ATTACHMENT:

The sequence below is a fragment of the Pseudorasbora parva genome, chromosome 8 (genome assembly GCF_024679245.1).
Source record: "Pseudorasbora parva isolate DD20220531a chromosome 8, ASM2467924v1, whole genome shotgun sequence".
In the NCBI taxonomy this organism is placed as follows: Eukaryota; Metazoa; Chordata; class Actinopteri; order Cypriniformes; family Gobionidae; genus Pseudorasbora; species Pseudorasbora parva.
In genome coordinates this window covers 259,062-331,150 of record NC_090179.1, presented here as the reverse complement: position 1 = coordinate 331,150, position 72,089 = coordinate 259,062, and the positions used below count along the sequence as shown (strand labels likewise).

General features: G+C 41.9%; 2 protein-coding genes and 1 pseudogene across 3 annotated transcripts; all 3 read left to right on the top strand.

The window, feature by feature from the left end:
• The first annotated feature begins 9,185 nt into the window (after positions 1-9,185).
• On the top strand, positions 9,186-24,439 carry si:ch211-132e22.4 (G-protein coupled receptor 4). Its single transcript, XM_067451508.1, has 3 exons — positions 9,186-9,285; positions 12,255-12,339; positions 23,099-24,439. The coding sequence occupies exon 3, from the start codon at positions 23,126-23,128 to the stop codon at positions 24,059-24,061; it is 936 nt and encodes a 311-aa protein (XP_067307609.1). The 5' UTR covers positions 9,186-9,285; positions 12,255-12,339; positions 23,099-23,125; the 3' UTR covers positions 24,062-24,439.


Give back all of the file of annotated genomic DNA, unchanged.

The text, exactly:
The sequence below is a fragment of the Pseudorasbora parva genome, chromosome 8 (genome assembly GCF_024679245.1).
Source record: "Pseudorasbora parva isolate DD20220531a chromosome 8, ASM2467924v1, whole genome shotgun sequence".
In the NCBI taxonomy this organism is placed as follows: Eukaryota; Metazoa; Chordata; class Actinopteri; order Cypriniformes; family Gobionidae; genus Pseudorasbora; species Pseudorasbora parva.
In genome coordinates this window covers 259,062-331,150 of record NC_090179.1, presented here as the reverse complement: position 1 = coordinate 331,150, position 72,089 = coordinate 259,062, and the positions used below count along the sequence as shown (strand labels likewise).

General features: G+C 41.9%; 2 protein-coding genes and 1 pseudogene across 3 annotated transcripts; all 3 read left to right on the top strand.

The window, feature by feature from the left end:
• The first annotated feature begins 9,185 nt into the window (after positions 1-9,185).
• On the top strand, positions 9,186-24,439 carry si:ch211-132e22.4 (G-protein coupled receptor 4). Its single transcript, XM_067451508.1, has 3 exons — positions 9,186-9,285; positions 12,255-12,339; positions 23,099-24,439. The coding sequence occupies exon 3, from the start codon at positions 23,126-23,128 to the stop codon at positions 24,059-24,061; it is 936 nt and encodes a 311-aa protein (XP_067307609.1). The 5' UTR covers positions 9,186-9,285; positions 12,255-12,339; positions 23,099-23,125; the 3' UTR covers positions 24,062-24,439.